Quilt Patterns Through Time

Possible Origins of the Irish Chain Pattern

Irish Chain Quilting
The cover of a well worn pattern book of mine displays a lovely cottage in Ireland with an Irish Chain quilt in front. It brings to mind coziness of distant times and places making you want to sit right down and commence sewing. But there is some uncertainty whether the picture could be an example of another romantic myth or if the pattern truly came from Ireland.

Current documentation on the Irish Chain quilt pattern indicates that it was developed in America in the early 1800s. Quilt historian Barbara Brackman, states that 1814 is the earliest known date for this pattern. She goes on to say, Dated examples appear consistently across the decades, indicating the design's popularity throughout the nineteenth and twentieth centuries.1

A Possible Connection to Ireland?
Margaret Kee's quilt c. 1805

Little is certain in regards to the history of quilt patterns and there is now evidence that the seeds of the pattern originated in Ireland. The book, West Virginia Quilts and Quiltmakers, pictures an interesting quilt. The photograph to the left shows a small section. It was brought to America from Ireland and is very similar to this pattern. It is made much like a traditional Single Irish Chain but done on point making the chains appear in the shape of squares rather than diamonds.

Margaret Kee's quilt c. 1805This quilt was made about 1805 and was stitched with linen thread typical of thread used in Ireland. The quilting was done in a popular quilting design used in Ireland at the time. You can see the quilting pattern along with a close up of the fabric to the right. It was brought to West Virginia from Ireland when the maker, Margaret Kee, emigrated here in 1807.2 We find this pattern has been used more recently in Ireland sometimes by the name "Mosaic" or "American Chain".

From an Old Weaving Design?

Barbara Brackman suggests that the this pattern might have been inspired by a similar weaving design.1 By the second half of the 18th century itinerant weavers were known to weave elaborate double-weave patterns done in geometric patterns including the Irish Chain.3

Creativity Between the Chains

I suspect one of the reasons that this pattern has been so popular over the years is that it leaves a nice solid space between the chains to display the maker's needlework skills. Choice of fabric design and color can give this quilt many different looks.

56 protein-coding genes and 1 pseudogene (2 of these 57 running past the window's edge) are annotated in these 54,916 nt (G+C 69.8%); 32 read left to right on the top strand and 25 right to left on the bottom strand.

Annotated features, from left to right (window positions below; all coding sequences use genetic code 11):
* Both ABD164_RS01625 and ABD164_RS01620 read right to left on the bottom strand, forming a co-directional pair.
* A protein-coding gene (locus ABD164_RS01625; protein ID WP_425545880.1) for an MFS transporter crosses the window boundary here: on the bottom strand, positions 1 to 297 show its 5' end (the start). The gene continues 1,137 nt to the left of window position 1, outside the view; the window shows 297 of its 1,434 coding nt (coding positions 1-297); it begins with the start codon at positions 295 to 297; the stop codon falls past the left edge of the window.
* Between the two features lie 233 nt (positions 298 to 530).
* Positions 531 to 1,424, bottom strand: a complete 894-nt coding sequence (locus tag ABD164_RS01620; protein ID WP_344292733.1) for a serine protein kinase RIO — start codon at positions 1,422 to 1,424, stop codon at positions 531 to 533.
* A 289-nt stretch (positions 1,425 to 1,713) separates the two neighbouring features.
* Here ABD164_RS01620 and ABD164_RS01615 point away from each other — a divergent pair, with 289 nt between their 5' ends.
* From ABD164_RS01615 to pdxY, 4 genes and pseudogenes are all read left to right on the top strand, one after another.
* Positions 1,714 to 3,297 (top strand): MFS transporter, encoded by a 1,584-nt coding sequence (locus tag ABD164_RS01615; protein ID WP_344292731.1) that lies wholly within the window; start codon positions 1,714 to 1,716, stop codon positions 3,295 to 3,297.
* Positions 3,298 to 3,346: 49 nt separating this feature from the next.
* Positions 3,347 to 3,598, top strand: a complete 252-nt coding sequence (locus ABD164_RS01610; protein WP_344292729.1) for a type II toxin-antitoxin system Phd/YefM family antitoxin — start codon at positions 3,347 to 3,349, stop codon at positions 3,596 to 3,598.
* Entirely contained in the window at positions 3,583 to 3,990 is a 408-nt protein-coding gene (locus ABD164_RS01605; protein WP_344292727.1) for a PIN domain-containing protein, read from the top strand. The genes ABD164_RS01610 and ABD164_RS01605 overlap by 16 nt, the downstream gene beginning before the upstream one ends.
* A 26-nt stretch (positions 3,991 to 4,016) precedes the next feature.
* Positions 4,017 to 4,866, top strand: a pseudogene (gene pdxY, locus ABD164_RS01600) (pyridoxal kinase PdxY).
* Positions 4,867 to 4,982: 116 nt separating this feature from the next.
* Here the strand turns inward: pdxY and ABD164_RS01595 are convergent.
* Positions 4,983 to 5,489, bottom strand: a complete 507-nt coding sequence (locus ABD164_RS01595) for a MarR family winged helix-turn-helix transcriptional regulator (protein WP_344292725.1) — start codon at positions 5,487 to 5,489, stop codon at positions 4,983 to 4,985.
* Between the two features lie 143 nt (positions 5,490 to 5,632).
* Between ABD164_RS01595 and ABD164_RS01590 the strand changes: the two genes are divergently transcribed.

A modern day quilt.In some cases the quilt maker has put a different quilted design in each solid space. There are other ways the space has been used as well. The book, Kansas Quilts and Quilters, displays two interesting Irish Chain quilts by Mennonite quilters. One made in 1880 has appliquéd flowers within a sunburst pattern.4 An intriguing thing about this quilt is that a mixture of hand and machine piecing, applique and quilting was used.

Another Mennonite quilt (inscribed 1876) shown in the book has the traditional circular feathered quilting in the open spaces while the border is decorated with appliquéd leaves.5 Another use for the spaces between the chains has been the writing of sayings and signatures for an autograph quilt. "Quiltmaking in America: Beyond the Myths", includes a picture of an 1888 quilt made to raise money for church furniture. The amount of money donated and the name of each donor is written on the quilt.6

Use of This Pattern Today

Today quilters demonstrate their hand or machine quilting ability by adding a special quilted motif in each central area. Applique can still bring a theme to an Irish Chain quilt. Add the fact that this pattern is fairly easy to piece together we can see why it is one of the oldest and most popular quilt patterns.

References:

1 p168, "Clues in the Calico", by Barbara Brackman

2 pp40-41, "West Virginia Quilts and Quiltmakers", by Fawn Valentine

3 webpage, "Coverlets, Dated and Otherwise"

4 p126 and 5 p136 "Kansas Quilts and Quilters" by Brackman, Chinn, Davis & Thompson

6 p159 "Quiltmaking in America: Beyond the Myths" Laurel Horton (editor)




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